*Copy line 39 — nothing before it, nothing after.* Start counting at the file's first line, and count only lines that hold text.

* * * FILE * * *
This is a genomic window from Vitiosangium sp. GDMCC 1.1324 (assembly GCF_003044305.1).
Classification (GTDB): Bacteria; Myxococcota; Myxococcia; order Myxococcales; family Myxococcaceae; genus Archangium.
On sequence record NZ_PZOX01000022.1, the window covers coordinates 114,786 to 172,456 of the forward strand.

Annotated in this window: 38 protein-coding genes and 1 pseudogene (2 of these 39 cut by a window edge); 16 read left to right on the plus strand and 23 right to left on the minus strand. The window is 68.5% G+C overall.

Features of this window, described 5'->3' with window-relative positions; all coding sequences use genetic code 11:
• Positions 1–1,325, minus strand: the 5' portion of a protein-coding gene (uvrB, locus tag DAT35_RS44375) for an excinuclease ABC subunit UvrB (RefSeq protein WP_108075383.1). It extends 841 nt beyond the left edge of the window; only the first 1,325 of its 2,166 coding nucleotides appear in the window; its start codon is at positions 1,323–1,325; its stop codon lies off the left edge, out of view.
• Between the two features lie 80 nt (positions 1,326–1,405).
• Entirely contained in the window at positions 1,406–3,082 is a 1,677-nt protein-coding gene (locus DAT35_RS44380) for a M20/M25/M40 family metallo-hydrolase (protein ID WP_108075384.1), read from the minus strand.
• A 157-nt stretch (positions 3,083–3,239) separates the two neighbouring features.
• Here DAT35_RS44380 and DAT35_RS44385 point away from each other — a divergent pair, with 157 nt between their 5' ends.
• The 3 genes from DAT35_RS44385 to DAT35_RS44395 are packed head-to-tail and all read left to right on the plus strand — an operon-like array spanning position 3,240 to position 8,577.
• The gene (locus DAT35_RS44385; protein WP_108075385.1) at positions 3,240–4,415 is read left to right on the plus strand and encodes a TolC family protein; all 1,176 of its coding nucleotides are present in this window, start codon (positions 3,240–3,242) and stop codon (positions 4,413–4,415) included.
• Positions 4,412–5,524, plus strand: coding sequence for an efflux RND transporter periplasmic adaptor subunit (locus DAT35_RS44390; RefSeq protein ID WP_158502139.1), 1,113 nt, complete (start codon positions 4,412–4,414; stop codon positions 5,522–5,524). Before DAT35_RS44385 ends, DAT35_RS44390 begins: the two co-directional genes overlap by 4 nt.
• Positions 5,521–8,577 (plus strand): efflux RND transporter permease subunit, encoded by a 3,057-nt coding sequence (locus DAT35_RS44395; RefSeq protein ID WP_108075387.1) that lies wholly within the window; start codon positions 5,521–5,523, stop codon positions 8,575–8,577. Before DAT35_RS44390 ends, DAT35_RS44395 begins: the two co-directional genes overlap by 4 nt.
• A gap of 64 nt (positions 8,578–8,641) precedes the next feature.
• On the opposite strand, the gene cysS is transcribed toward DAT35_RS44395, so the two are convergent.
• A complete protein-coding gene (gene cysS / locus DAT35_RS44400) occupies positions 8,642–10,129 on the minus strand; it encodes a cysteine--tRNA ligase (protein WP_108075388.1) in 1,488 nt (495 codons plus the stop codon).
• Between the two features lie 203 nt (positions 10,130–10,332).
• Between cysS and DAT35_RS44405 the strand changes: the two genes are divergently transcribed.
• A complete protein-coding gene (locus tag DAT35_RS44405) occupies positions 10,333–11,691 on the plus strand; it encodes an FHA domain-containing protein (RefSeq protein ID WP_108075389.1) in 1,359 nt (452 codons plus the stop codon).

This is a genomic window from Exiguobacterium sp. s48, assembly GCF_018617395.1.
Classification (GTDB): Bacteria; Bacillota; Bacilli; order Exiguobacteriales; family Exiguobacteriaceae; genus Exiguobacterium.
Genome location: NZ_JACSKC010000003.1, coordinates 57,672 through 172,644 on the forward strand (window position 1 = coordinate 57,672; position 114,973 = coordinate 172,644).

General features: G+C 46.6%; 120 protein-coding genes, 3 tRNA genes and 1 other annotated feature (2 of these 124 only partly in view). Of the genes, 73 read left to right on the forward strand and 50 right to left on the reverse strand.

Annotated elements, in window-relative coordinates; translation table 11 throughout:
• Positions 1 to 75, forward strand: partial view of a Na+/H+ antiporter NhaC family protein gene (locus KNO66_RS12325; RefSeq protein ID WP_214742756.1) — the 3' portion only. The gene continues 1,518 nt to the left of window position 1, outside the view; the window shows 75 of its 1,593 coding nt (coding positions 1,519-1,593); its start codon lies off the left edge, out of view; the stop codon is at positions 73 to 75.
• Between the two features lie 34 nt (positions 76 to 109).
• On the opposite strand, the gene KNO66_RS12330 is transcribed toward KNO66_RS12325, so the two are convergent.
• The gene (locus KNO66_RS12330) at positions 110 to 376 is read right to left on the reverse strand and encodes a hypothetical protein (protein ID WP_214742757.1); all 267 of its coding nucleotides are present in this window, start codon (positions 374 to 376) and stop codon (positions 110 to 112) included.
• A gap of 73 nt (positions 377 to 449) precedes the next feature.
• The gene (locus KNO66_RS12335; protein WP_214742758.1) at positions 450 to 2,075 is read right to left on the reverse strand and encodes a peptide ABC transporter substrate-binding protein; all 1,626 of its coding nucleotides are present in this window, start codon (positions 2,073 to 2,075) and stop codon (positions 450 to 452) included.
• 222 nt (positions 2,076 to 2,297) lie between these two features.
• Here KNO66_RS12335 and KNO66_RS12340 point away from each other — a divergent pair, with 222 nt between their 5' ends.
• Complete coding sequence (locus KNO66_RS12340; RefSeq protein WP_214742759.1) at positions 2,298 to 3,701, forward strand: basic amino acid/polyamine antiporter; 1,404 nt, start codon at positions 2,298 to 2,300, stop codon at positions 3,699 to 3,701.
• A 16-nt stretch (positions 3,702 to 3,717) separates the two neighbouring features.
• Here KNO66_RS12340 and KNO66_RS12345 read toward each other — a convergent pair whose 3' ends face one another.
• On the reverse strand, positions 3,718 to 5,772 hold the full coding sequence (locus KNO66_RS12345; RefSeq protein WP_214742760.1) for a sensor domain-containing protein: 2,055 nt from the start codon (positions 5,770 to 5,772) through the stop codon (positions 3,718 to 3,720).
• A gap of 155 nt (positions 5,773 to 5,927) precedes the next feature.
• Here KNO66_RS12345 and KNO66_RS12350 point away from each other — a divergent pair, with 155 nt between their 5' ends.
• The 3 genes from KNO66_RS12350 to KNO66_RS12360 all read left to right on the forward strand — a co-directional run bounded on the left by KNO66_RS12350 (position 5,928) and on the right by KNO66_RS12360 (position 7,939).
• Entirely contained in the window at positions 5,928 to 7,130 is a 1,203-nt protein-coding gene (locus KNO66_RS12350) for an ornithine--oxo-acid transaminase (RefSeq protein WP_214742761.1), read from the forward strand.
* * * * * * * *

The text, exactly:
• Here KNO66_RS12345 and KNO66_RS12350 point away from each other — a divergent pair, with 155 nt between their 5' ends.